In middle school, we read Julius Caesar’s “The Gallic War.” This was the start of my learning a great truth: History is long, and I was short. Caesar accomplished more than I ever could and had written about it in timeless works that would be read as long as people read. There was no chance I would possibly leave a mark on the globe that measured up to Caesar’s. Not a bad lesson in humility for a seventh-grader.

In high school, I read “The Odyssey.” It taught me a lesson very different to the one my teachers might have expected, yet one that was in a way a corollary to the lesson I’d learned from Caesar: that you should never be ashamed of being mediocre.

Of course, “The Odyssey” is one of the greatest works of all time. But in telling the story of a very flawed hero, it opens up a different lens on greatness. Even Odysseus himself would have had to admit that he didn’t do a terrific job getting home. Others managed to come right home after the war chronicled in “The Iliad.” It took Odysseus a decade. But he does eventually make it. Coming home was essential, and what’s important is that he managed to do it. Odysseus was superlative at many things, but getting home wasn’t one of them. He was mediocre at that.

The beauty of accepting or even embracing mediocrity is that it helps you appreciate excellence. College introduced me to some of the most astonishing books I’ve ever read, as it should. The experience of reading and studying and revisiting a contemporary masterpiece like Nobel laureate Toni Morrison’s “Song of Solomon” reminds me how thrilling true greatness is, whether in literature or other aspects of life. At the heart of this novel is the migration of a character named Milkman Dead from north to south, the opposite of the 20th century’s “Great Migration” of African-Americans from the rural south to the cities of the north and west. I will never forget the images of flight that are present throughout—flight as escape from peril and as a symbol of freedom; flight by foot and through the air. I envy anyone who has yet to read “Song of Solomon.”

Entering the workforce brought me to a different kind of book. A wise mentor gave meAnne Morrow Lindbergh’s “Gift From the Sea.” This is a book about priorities. Unlike recent books that focus on decluttering your home, Lindbergh, who had a busy life as an adventurer, pilot, best-selling author and wife of the famous aviator, shows you how to declutter your brain and your life. “The world today does not understand, in either man or woman, the need to be alone,” she wrote in 1955.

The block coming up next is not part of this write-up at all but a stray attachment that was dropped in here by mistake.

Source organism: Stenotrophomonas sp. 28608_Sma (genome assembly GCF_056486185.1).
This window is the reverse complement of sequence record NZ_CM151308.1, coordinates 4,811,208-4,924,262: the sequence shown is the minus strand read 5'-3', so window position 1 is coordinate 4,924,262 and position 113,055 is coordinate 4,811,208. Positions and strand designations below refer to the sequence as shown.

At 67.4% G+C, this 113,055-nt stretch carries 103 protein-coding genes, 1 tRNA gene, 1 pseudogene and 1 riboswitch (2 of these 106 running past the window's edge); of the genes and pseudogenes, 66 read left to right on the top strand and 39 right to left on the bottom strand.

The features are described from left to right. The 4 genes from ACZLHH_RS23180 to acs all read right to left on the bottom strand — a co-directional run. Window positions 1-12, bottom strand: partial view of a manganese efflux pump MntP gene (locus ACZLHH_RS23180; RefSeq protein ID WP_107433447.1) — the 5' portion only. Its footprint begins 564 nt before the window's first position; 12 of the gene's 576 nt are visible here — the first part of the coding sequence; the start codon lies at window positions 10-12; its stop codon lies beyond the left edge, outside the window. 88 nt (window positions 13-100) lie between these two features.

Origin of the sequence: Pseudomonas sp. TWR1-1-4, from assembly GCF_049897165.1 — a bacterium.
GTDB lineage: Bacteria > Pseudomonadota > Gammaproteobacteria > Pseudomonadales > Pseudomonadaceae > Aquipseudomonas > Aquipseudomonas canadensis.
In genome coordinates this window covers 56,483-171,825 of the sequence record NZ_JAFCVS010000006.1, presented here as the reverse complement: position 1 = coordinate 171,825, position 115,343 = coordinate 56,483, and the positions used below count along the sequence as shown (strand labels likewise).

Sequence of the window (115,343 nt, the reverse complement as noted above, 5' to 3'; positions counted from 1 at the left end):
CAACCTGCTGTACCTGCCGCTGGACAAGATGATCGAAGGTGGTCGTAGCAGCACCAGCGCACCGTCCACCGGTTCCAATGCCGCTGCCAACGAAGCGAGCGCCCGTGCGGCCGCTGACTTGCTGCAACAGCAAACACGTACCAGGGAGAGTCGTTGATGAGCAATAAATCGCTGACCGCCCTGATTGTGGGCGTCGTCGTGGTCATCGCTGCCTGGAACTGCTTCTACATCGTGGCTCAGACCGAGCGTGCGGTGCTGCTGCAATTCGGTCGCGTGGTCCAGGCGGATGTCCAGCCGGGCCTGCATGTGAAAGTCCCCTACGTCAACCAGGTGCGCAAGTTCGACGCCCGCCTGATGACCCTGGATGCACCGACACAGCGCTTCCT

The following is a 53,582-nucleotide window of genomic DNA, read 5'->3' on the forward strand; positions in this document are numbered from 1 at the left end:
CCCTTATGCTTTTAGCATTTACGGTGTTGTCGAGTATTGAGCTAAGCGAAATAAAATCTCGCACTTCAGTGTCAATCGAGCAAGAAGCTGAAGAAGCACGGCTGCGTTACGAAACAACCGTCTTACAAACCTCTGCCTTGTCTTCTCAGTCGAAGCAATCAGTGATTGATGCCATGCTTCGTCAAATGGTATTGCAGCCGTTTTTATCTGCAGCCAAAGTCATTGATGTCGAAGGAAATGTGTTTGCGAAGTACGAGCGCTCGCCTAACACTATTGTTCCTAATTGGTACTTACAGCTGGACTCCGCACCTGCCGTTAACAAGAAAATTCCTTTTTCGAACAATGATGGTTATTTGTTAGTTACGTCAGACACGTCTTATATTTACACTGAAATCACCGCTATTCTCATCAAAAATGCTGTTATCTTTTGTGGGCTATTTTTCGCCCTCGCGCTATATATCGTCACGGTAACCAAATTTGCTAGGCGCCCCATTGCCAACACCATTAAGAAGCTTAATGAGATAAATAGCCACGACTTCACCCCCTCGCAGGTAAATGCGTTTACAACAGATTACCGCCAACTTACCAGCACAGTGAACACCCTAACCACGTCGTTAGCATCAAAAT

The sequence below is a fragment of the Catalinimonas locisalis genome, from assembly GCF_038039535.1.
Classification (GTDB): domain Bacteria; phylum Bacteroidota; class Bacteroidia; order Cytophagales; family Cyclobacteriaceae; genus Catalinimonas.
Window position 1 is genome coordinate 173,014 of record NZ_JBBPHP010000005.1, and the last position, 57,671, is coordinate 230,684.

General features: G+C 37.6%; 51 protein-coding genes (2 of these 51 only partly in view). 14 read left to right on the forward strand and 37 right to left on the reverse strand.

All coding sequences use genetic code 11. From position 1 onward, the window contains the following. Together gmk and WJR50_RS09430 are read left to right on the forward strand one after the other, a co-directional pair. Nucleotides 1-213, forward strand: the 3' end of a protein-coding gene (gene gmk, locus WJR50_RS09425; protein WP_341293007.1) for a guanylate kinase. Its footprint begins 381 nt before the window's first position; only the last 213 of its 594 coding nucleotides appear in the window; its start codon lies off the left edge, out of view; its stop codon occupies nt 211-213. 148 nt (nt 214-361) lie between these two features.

A random sentence in a thriller can lead to an unexpected insight.


After decades of work, I’ve come to believe that the ability to figure out who has your back and who is plotting against you is an essential skill. Thrillers and works of suspense give us the tools we need to try to figure out whom we can trust. A recent novel, “The Girl on the Train” by Paula Hawkins, is particularly valuable. It features a possibly unreliable narrator who isn’t always sure she knows whether she is telling the truth. Sometimes the person I shouldn’t be trusting is myself.

Books have also helped me through the worst times in my life, and no book more so thanCharles Dickens’s “David Copperfield.” My need to figure out a way to cope with my sadness after finishing this novel was a trial run, of sorts, for dealing with the deaths of friends. When, as a young teen, I turned the last page, I found myself sobbing because I thought that was the end of my relationship with David Copperfield, and with Steerforth, and with Little Emily, and with Dora. But I was wrong; it was just the beginning. I think of them all the time, and I talk to them, too—just as I talk to friends who have died and think about them.